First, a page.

The clothes that people are choosing emphasise these qualities. I wrote about the influx of high heeled shoes a while ago – and heels extend the lines of the leg to point the toe and create a very white, heteronormative feminine model. The more fitted skirt extends these straight lines. We see foundation garments becoming a very important part of many women dancers’ wardrobes: they constrain and flatten the body, erasing curves and rolls and dimpling of flesh to extend lines.
All of this actually constrains the body and limits a range of movement, not to mention comfort. Men may complain about the heat of a jacket while dancing, but it’s nothing compared to the discomfort of spanx, two pairs of stockings, underwire bras, a million bobby pins and a ton of makeup. Again, this is very much an ethnicised notion of bodily aesthetics with patriarchal effects.

It’s very _not_ like the west african aesthetics of early jazz dance.

– Fabrics.
Some really wonderful fabrics have become popular in m/s fashion over the past few years. There are some utterly amazing stretch cottons that look and breathe like cotton, but also have the stretch and longevity of a synthetic. Perfect for dancing. But this also changes the way garments wear and wear out. We can make clothes that behave in different ways – reproduce vintage styles in more athletic-friendly fabrics.

– The rise of repro fashion businesses.
This is another story about the internet. Pervasive internet access has enabled the rise of small business manufacturing models (via etsy etc), and the ‘bespoke’ trend in m/s culture has married perfectly with the aesthetics of vintage fashion. So we’re seeing repro businesses doing well online in the dance world and beyond. I think this interest in bespoke fashion works as a push back against fast-fashion, but also as a marker of class (it’s more expensive, and is often defended as being ‘better value’, even when the manufacturers are inexperienced craftspeople who might make things by hand but don’t have proper tailoring skills). This echoes Shelby’s earlier point about ‘respectability’ and race: dressing expensive suggests respectability and status.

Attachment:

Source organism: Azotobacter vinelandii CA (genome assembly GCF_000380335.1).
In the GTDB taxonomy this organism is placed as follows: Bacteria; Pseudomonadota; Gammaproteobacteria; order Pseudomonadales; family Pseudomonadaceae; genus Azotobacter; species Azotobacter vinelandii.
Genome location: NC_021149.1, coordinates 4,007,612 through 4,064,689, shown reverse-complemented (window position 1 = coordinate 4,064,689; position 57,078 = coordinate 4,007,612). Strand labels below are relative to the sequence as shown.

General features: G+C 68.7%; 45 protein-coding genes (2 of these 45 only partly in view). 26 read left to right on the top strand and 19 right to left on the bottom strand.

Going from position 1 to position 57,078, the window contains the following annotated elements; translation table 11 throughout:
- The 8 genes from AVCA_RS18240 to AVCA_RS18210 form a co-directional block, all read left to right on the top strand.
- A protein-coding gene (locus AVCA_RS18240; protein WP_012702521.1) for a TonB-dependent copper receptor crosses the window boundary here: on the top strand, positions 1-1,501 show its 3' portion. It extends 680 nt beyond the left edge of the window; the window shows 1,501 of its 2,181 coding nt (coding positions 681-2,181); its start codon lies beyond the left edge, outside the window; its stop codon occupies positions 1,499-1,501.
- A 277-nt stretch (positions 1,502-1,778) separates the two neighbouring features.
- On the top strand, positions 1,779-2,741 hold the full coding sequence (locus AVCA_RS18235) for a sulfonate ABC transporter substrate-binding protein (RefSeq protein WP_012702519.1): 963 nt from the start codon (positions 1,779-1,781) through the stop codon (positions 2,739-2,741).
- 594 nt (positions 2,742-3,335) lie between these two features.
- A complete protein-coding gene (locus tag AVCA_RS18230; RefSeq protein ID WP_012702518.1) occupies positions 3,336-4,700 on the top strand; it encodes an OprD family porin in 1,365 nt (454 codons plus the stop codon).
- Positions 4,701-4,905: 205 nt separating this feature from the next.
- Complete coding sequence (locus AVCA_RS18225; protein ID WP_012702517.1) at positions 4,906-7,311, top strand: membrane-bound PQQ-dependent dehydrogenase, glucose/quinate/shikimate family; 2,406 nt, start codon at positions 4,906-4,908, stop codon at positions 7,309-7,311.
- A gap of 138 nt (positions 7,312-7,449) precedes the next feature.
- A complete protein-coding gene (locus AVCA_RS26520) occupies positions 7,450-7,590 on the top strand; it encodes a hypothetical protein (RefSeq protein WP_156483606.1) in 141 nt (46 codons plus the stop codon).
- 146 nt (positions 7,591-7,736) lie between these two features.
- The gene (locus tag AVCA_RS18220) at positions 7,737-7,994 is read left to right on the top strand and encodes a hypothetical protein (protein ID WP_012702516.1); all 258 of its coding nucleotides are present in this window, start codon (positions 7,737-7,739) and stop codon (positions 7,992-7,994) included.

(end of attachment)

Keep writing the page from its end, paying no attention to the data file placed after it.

I’ve been very interested in the way dancer-run businesses can target the nich dancer market and be sustainable. It works in bigger scenes like Seoul, but it’s also sustainable, via the internet, for a business based in Canberra to market to the international dance world.

– Youtube and social media.
And finally, access to the bodies of dancers all over the world via the internet has shaped fashion. We may have regional styles, but we also have Chloe Hong and Remix and sweet fades in every international lindy hop scene (where budgets allow). If a big name dancer wearing it at ILHC, then we’ll see it in local scenes soon after. Influencers r us.

Figuring out how to teach content in class is lots of work

Lian noted in the teaching swing dance group the other day:

…in the past few years when planning class material, I’ve found it super helpful to focus on HOW we’ll teach it… Will we have them do it solo first, how about shuffling through geography before diving in with footwork, or a progressive series of movement leading to the final concept.

I commented:
[comment]
I think this is the most important thing ever. Making a shift away from moves= content to skills = content has been so important for me. From ‘we’ll teach moves x, y, x’ to ‘our goal is x or y this class. We’ll do this game, then this move, then combine the game with the moves in a section to teach this skill.’

It takes ages, but when we work through how we’ll teach, it’s so much better. Especially if you’re working with a new teacher, or if you want to be a better teacher. Breaking down how you’ll teach makes you more self-reflexive, and actively engage with how you understand a move, how you articulate it, how you can take most of the words out, and how you can encourage students to learn by trying.

Super fun. But it really challenges a teacher to try to improve and change their habits.